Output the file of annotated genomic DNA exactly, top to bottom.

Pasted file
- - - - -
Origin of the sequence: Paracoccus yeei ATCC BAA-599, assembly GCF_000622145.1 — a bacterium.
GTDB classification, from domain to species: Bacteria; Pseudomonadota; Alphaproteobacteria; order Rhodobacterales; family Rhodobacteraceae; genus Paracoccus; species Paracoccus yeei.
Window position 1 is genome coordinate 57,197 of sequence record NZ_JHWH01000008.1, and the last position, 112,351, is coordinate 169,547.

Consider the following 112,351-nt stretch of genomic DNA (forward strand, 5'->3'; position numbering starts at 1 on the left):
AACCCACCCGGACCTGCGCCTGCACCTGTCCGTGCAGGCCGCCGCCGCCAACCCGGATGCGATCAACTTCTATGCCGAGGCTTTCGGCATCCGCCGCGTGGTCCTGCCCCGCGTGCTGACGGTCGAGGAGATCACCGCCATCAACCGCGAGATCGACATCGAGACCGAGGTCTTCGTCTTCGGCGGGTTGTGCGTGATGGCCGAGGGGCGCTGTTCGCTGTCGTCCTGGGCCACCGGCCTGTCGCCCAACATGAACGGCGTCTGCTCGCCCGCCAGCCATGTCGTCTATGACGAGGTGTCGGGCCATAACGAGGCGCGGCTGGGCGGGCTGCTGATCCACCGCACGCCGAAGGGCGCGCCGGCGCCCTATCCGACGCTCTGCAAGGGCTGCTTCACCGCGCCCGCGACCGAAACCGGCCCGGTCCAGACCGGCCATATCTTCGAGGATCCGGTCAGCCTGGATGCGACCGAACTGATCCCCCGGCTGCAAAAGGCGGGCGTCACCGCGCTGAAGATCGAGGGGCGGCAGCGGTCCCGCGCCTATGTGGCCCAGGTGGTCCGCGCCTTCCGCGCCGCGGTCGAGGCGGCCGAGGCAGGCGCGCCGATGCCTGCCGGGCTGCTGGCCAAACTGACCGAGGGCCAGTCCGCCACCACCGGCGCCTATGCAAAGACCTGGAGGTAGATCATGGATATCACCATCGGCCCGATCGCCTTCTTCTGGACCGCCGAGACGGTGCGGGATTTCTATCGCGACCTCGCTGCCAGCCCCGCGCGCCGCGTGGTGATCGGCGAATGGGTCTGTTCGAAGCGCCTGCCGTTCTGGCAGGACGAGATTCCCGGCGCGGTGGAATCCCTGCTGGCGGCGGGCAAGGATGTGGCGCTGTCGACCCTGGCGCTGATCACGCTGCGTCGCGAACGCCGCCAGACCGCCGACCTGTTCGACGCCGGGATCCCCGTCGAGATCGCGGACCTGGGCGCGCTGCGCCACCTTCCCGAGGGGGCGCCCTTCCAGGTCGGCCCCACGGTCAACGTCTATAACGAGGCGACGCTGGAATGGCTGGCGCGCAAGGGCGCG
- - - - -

Origin of the sequence: Paracoccus yeei ATCC BAA-599, assembly GCF_000622145.1 — a bacterium.
GTDB classification, from domain to species: Bacteria; Pseudomonadota; Alphaproteobacteria; order Rhodobacterales; family Rhodobacteraceae; genus Paracoccus; species Paracoccus yeei.
Window position 1 is genome coordinate 57,197 of sequence record NZ_JHWH01000008.1, and the last position, 112,351, is coordinate 169,547.

Consider the following 112,351-nt stretch of genomic DNA (forward strand, 5'->3'; position numbering starts at 1 on the left):
AACCCACCCGGACCTGCGCCTGCACCTGTCCGTGCAGGCCGCCGCCGCCAACCCGGATGCGATCAACTTCTATGCCGAGGCTTTCGGCATCCGCCGCGTGGTCCTGCCCCGCGTGCTGACGGTCGAGGAGATCACCGCCATCAACCGCGAGATCGACATCGAGACCGAGGTCTTCGTCTTCGGCGGGTTGTGCGTGATGGCCGAGGGGCGCTGTTCGCTGTCGTCCTGGGCCACCGGCCTGTCGCCCAACATGAACGGCGTCTGCTCGCCCGCCAGCCATGTCGTCTATGACGAGGTGTCGGGCCATAACGAGGCGCGGCTGGGCGGGCTGCTGATCCACCGCACGCCGAAGGGCGCGCCGGCGCCCTATCCGACGCTCTGCAAGGGCTGCTTCACCGCGCCCGCGACCGAAACCGGCCCGGTCCAGACCGGCCATATCTTCGAGGATCCGGTCAGCCTGGATGCGACCGAACTGATCCCCCGGCTGCAAAAGGCGGGCGTCACCGCGCTGAAGATCGAGGGGCGGCAGCGGTCCCGCGCCTATGTGGCCCAGGTGGTCCGCGCCTTCCGCGCCGCGGTCGAGGCGGCCGAGGCAGGCGCGCCGATGCCTGCCGGGCTGCTGGCCAAACTGACCGAGGGCCAGTCCGCCACCACCGGCGCCTATGCAAAGACCTGGAGGTAGATCATGGATATCACCATCGGCCCGATCGCCTTCTTCTGGACCGCCGAGACGGTGCGGGATTTCTATCGCGACCTCGCTGCCAGCCCCGCGCGCCGCGTGGTGATCGGCGAATGGGTCTGTTCGAAGCGCCTGCCGTTCTGGCAGGACGAGATTCCCGGCGCGGTGGAATCCCTGCTGGCGGCGGGCAAGGATGTGGCGCTGTCGACCCTGGCGCTGATCACGCTGCGTCGCGAACGCCGCCAGACCGCCGACCTGTTCGACGCCGGGATCCCCGTCGAGATCGCGGACCTGGGCGCGCTGCGCCACCTTCCCGAGGGGGCGCCCTTCCAGGTCGGCCCCACGGTCAACGTCTATAACGAGGCGACGCTGGAATGGCTGGCGCGCAAGGGCGCG